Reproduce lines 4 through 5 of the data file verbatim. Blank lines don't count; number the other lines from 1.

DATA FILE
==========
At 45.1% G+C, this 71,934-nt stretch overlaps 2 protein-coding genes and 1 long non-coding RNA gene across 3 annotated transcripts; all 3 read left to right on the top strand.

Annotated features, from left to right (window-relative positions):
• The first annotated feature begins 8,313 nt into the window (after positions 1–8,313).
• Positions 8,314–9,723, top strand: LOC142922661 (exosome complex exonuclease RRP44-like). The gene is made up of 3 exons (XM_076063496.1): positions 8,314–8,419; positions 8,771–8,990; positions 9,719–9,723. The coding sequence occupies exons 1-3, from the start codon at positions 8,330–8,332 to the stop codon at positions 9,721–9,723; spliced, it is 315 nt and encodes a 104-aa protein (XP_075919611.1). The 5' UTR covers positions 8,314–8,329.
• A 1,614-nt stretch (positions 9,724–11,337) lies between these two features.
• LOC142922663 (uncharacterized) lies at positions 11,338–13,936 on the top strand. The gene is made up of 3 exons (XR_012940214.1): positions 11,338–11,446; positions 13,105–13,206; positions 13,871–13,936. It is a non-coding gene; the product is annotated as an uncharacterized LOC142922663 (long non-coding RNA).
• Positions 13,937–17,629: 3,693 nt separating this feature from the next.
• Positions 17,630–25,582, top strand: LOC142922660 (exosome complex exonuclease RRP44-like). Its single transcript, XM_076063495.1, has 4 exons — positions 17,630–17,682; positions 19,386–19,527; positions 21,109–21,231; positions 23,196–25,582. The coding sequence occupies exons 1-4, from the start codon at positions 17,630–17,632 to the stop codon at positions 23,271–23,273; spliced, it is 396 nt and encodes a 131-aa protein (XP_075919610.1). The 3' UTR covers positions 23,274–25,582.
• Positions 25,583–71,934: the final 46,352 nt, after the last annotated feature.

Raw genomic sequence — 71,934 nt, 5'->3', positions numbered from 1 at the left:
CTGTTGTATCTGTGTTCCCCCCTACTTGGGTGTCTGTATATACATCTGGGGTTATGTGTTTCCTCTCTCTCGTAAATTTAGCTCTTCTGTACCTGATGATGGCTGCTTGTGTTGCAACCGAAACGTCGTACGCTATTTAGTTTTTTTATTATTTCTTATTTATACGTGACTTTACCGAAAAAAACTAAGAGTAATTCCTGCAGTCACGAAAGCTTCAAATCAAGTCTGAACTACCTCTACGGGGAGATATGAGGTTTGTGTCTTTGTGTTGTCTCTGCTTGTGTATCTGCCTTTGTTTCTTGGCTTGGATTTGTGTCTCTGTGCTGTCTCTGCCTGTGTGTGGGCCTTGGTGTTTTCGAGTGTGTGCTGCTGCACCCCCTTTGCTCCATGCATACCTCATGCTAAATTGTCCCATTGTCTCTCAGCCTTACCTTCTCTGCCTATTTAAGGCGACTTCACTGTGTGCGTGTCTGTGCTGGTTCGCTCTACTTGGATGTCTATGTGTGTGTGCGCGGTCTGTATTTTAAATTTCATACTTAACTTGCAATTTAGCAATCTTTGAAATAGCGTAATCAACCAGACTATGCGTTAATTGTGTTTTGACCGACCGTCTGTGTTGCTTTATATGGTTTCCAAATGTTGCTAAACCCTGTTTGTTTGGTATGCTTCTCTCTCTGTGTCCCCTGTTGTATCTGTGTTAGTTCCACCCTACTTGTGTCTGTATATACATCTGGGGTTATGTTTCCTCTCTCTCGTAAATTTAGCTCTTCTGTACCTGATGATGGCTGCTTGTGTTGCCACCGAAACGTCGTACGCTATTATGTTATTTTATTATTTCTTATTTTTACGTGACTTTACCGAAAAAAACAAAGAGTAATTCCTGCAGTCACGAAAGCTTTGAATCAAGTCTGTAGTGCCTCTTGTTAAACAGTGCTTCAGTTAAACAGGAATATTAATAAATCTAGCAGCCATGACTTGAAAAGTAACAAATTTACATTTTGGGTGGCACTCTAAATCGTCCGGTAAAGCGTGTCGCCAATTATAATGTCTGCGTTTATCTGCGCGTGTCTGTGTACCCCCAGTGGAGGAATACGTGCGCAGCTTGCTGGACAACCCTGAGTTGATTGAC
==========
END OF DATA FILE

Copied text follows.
• Positions 8,314–9,723, top strand: LOC142922661 (exosome complex exonuclease RRP44-like). The gene is made up of 3 exons (XM_076063496.1): positions 8,314–8,419; positions 8,771–8,990; positions 9,719–9,723. The coding sequence occupies exons 1-3, from the start codon at positions 8,330–8,332 to the stop codon at positions 9,721–9,723; spliced, it is 315 nt and encodes a 104-aa protein (XP_075919611.1). The 5' UTR covers positions 8,314–8,329.
• A 1,614-nt stretch (positions 9,724–11,337) lies between these two features.